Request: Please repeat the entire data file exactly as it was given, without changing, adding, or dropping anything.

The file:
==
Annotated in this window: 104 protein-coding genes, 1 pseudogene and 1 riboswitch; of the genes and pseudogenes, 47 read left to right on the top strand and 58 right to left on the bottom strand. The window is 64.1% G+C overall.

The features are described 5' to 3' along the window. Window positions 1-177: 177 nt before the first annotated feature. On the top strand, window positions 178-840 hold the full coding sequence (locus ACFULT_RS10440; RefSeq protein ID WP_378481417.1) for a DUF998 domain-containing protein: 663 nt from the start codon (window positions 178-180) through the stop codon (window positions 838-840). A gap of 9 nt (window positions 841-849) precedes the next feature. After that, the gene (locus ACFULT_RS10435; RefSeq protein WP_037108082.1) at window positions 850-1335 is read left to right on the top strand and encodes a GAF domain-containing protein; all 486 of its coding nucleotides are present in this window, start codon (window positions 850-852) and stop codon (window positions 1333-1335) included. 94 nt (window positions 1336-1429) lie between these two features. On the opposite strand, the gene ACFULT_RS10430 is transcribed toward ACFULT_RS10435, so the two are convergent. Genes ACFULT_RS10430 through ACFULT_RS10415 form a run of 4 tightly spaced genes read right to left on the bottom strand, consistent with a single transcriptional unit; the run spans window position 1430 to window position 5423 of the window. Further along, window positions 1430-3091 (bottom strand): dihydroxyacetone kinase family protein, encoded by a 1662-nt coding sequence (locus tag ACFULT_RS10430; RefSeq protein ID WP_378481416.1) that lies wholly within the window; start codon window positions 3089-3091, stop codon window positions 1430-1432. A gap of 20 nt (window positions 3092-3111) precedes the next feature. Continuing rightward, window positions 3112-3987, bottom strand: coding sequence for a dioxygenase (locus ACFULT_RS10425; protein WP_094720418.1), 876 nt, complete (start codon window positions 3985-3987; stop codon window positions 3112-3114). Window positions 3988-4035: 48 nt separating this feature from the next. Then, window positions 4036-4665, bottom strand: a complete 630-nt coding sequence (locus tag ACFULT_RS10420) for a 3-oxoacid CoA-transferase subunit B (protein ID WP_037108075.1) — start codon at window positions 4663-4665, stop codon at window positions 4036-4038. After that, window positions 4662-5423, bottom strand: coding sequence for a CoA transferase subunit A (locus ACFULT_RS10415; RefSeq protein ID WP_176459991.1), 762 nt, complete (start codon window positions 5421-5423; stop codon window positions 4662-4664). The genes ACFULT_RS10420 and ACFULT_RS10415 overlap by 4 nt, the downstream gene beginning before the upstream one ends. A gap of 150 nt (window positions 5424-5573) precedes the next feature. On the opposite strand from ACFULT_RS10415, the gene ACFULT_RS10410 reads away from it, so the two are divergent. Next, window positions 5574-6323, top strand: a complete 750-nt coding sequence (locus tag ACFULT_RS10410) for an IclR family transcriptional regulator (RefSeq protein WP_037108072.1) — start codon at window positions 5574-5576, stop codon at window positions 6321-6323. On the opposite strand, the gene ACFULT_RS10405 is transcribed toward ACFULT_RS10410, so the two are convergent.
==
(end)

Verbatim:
Annotated in this window: 104 protein-coding genes, 1 pseudogene and 1 riboswitch; of the genes and pseudogenes, 47 read left to right on the top strand and 58 right to left on the bottom strand. The window is 64.1% G+C overall.

The features are described 5' to 3' along the window. Window positions 1-177: 177 nt before the first annotated feature. On the top strand, window positions 178-840 hold the full coding sequence (locus ACFULT_RS10440; RefSeq protein ID WP_378481417.1) for a DUF998 domain-containing protein: 663 nt from the start codon (window positions 178-180) through the stop codon (window positions 838-840). A gap of 9 nt (window positions 841-849) precedes the next feature. After that, the gene (locus ACFULT_RS10435; RefSeq protein WP_037108082.1) at window positions 850-1335 is read left to right on the top strand and encodes a GAF domain-containing protein; all 486 of its coding nucleotides are present in this window, start codon (window positions 850-852) and stop codon (window positions 1333-1335) included. 94 nt (window positions 1336-1429) lie between these two features. On the opposite strand, the gene ACFULT_RS10430 is transcribed toward ACFULT_RS10435, so the two are convergent. Genes ACFULT_RS10430 through ACFULT_RS10415 form a run of 4 tightly spaced genes read right to left on the bottom strand, consistent with a single transcriptional unit; the run spans window position 1430 to window position 5423 of the window. Further along, window positions 1430-3091 (bottom strand): dihydroxyacetone kinase family protein, encoded by a 1662-nt coding sequence (locus tag ACFULT_RS10430; RefSeq protein ID WP_378481416.1) that lies wholly within the window; start codon window positions 3089-3091, stop codon window positions 1430-1432. A gap of 20 nt (window positions 3092-3111) precedes the next feature. Continuing rightward, window positions 3112-3987, bottom strand: coding sequence for a dioxygenase (locus ACFULT_RS10425; protein WP_094720418.1), 876 nt, complete (start codon window positions 3985-3987; stop codon window positions 3112-3114). Window positions 3988-4035: 48 nt separating this feature from the next. Then, window positions 4036-4665, bottom strand: a complete 630-nt coding sequence (locus tag ACFULT_RS10420) for a 3-oxoacid CoA-transferase subunit B (protein ID WP_037108075.1) — start codon at window positions 4663-4665, stop codon at window positions 4036-4038. After that, window positions 4662-5423, bottom strand: coding sequence for a CoA transferase subunit A (locus ACFULT_RS10415; RefSeq protein ID WP_176459991.1), 762 nt, complete (start codon window positions 5421-5423; stop codon window positions 4662-4664). The genes ACFULT_RS10420 and ACFULT_RS10415 overlap by 4 nt, the downstream gene beginning before the upstream one ends. A gap of 150 nt (window positions 5424-5573) precedes the next feature. On the opposite strand from ACFULT_RS10415, the gene ACFULT_RS10410 reads away from it, so the two are divergent. Next, window positions 5574-6323, top strand: a complete 750-nt coding sequence (locus tag ACFULT_RS10410) for an IclR family transcriptional regulator (RefSeq protein WP_037108072.1) — start codon at window positions 5574-5576, stop codon at window positions 6321-6323. On the opposite strand, the gene ACFULT_RS10405 is transcribed toward ACFULT_RS10410, so the two are convergent.